The SAT II Physics exam is meant to evaluate how proficient you are at high school level physics. The test assumes certain things of the examinee. Namely that you not only know the fundamentals of physics but are also able to apply them to real situations, that you are comfortable with the mathematical mediums required to express physical relationships and solve physics problems, and that you are able to use the metric system of units.
Let’s make one thing clear: there is no substitute for hard work. The only real way to score high on the SAT II Physics exam (short of illicit activities) is, dare I say it assiduously taking to your physics text book. I may even go so far as to say that you will not do well on your SAT II Physics Exam unless you have studied the required material effectively over a long period of time. This guide won’t replace that. What it will do is provide you with a basic study of how the test is divided, how the questions are drafted and how to save time on the test. With that made clear, I’m ready to teach you how to effectively apply and manage those skills to get the highest possible score on the SAT II Physics exam. Below, I have divided most of the information you will need to succeed strategically on this exam into several “Bites of Knowledge.”
Bite of Knowledge #1: Exam Structure
Let’s start with exam structure. Why? Knowing how you get you points will help you reach out and grab more of them. Mechanics (3438%), Electricity and Magnetism (2226%), Waves (1519%), Heat, Kinetic Theory, and Thermodynamic (812%), Modern Physics (812%), and the dreaded Miscellaneous Section (24%).
Another useful bit of information is that you aren’t allowed to use a calculator! But the good news is that you shouldn’t need to. This isn’t a math test, remember? It’s physics. If you have a pencil and a piece of paper, the mathematical complexity of this exam isn’t what is going to trip you up.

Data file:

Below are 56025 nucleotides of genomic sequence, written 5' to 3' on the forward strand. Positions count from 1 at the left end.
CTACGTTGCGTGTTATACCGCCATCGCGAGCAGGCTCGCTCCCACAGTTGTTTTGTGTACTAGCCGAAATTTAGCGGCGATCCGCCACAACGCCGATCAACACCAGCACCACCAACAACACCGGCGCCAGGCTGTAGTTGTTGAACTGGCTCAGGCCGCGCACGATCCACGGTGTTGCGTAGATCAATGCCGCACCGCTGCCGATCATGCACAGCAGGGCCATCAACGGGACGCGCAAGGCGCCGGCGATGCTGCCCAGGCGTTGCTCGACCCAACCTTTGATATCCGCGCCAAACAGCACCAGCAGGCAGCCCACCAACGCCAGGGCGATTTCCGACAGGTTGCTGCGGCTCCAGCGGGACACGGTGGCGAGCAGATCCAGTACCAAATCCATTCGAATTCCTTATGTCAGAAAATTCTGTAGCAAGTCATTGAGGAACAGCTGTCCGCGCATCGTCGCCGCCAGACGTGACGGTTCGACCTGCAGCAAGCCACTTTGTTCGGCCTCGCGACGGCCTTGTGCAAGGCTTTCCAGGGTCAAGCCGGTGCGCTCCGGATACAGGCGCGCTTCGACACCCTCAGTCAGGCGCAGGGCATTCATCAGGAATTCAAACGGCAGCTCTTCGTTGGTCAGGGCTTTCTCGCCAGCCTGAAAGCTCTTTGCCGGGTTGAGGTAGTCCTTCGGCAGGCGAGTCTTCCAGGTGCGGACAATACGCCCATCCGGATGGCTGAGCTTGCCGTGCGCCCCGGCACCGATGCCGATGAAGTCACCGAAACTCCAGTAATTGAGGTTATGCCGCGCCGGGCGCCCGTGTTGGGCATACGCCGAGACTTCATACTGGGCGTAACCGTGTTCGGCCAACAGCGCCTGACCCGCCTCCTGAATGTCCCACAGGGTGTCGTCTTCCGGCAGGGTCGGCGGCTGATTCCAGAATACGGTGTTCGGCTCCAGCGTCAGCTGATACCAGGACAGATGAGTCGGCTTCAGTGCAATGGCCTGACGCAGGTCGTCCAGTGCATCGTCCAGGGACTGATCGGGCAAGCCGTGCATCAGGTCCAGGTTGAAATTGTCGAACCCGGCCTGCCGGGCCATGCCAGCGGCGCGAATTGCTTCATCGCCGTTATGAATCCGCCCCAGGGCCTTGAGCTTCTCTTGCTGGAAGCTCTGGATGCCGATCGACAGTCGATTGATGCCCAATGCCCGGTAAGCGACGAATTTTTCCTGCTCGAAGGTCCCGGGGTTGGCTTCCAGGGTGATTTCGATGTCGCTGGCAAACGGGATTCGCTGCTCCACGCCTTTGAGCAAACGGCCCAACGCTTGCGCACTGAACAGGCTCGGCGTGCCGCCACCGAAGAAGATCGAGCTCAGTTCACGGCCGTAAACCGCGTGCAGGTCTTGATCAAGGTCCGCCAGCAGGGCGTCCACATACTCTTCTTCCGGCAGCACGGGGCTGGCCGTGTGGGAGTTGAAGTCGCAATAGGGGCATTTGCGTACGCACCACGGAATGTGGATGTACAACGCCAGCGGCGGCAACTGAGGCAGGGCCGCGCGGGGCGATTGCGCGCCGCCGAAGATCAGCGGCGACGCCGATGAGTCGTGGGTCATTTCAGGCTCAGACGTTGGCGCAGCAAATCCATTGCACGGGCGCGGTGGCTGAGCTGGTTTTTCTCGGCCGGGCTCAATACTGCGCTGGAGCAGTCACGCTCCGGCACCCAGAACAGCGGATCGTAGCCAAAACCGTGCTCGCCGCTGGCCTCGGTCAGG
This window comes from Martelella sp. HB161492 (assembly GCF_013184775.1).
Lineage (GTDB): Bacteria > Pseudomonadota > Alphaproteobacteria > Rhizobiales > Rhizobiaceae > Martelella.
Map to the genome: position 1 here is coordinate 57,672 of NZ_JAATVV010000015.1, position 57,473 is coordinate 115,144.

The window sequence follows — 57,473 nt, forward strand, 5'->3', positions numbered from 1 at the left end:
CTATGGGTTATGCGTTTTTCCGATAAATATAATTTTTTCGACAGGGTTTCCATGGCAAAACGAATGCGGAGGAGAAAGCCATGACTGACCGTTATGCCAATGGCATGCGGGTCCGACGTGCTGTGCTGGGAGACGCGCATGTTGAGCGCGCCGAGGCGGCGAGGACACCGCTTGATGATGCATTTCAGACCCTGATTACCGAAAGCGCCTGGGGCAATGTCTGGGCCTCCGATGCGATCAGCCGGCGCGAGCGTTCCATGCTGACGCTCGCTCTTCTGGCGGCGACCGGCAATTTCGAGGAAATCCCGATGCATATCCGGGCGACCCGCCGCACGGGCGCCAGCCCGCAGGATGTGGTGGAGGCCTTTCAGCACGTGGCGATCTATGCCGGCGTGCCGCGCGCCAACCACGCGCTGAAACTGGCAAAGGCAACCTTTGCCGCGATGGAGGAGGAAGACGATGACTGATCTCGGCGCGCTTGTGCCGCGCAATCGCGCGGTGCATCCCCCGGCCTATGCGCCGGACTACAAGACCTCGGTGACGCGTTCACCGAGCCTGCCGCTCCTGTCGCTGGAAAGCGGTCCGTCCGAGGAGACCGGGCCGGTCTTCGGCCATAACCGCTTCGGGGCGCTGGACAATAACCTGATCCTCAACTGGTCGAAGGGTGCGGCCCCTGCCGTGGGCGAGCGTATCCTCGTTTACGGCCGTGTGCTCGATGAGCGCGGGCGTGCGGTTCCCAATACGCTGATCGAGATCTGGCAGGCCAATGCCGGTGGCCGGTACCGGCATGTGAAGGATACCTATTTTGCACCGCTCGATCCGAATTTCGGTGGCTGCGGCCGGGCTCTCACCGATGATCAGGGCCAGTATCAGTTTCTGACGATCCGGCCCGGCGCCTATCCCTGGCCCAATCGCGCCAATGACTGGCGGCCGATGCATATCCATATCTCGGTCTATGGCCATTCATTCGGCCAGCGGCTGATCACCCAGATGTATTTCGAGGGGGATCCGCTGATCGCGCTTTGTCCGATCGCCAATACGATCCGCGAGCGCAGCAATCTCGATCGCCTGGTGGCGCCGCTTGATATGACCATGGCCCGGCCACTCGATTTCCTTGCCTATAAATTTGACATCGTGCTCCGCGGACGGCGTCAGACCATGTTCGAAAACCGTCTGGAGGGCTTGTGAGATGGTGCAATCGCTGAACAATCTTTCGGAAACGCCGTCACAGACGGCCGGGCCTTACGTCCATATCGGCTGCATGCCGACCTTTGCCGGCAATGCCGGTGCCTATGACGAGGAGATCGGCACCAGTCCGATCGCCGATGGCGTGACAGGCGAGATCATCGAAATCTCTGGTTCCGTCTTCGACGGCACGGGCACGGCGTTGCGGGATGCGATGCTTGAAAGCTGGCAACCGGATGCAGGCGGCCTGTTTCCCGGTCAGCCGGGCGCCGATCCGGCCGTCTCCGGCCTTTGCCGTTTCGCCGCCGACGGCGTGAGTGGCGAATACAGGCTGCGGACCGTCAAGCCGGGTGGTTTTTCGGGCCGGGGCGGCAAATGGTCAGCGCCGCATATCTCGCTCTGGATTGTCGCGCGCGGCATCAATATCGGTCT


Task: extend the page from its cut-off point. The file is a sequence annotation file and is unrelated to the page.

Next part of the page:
There are going to be around 75 questions on the test. That means you have approximately 48 seconds per question (ouch).
Bite of Knowledge #2: Don’t Rush
What do most people do when they’re anxious and facing a timed standardized test? They rush. Bad move. The ETS, the wonderful (coughcough evil) folks responsible for creating this test expect you to rush and have taken every measure to make sure that this “strategy” leaves you in tears. What’s your rush? There are no bonus points for finishing all the questions, but getting most of them wrong will have unhappy consequences. A better strategy is finishing fewer questions but getting more right.
Bite of Knowledge #3: Confidence
Confidence levels always vary among students because you have been either told that you are “a good student” or that you are “bad student.” What does that that have to do with anything? Most of this test isn’t about how much you know, but rather how careful you are. For example if you are overconfident, you are likely to finish question quickly and not check them leaving the possibility of misinterpreting open. If you under confident, you have a propensity to doubt perfectly sound logic. Stay confident (but not over confident) and you are likely to do better on the test.
Bite of Knowledge #4: The Right Bubble
Remember that advantage we talked about in “Bite of Knowledge #1: It’s a Machine,” well I have sad news for you. The fact that you are being judged by a machine can also be a serious disadvantage. Say you screw up and fill in the wrong bubble. Since the machine is not capable of detecting intent, you will hemorrhage points. That doesn’t sound pleasant, does it? So check that you are filling in the right bubble option for the right question!
Bite of Knowledge #5: It is About Knowledge
You have to know be able to regurgitate the information you learned in the aforementioned classes quite quickly, so you aren’t wasting valuable test time fumbling for the right information. So, memorize!
Area (A) of a triangle A = bh
Perimeter (P) of a triangle P = a + b + c
Area (A) of a rectangle A = lw
Perimeter (P) of a rectangle P = 2b + 2h
Area (A) of a circle A = r2
Circumference (C) of a circle C = 2r or C = d
The Pythagorean Theorem: a2 + b2 = c2
Constant Velocity = Change in distance / Change in Time
Constant Acceleration = Change in Velocity / Change in Time
%diff = diff/average x 100%
%error = diff/true x 100%
The scope of this exam is so broad, that covering all the information you need to know for the test would take a whole article. Some great sources of such review information would be the Princeton Review SAT II Physics study guide.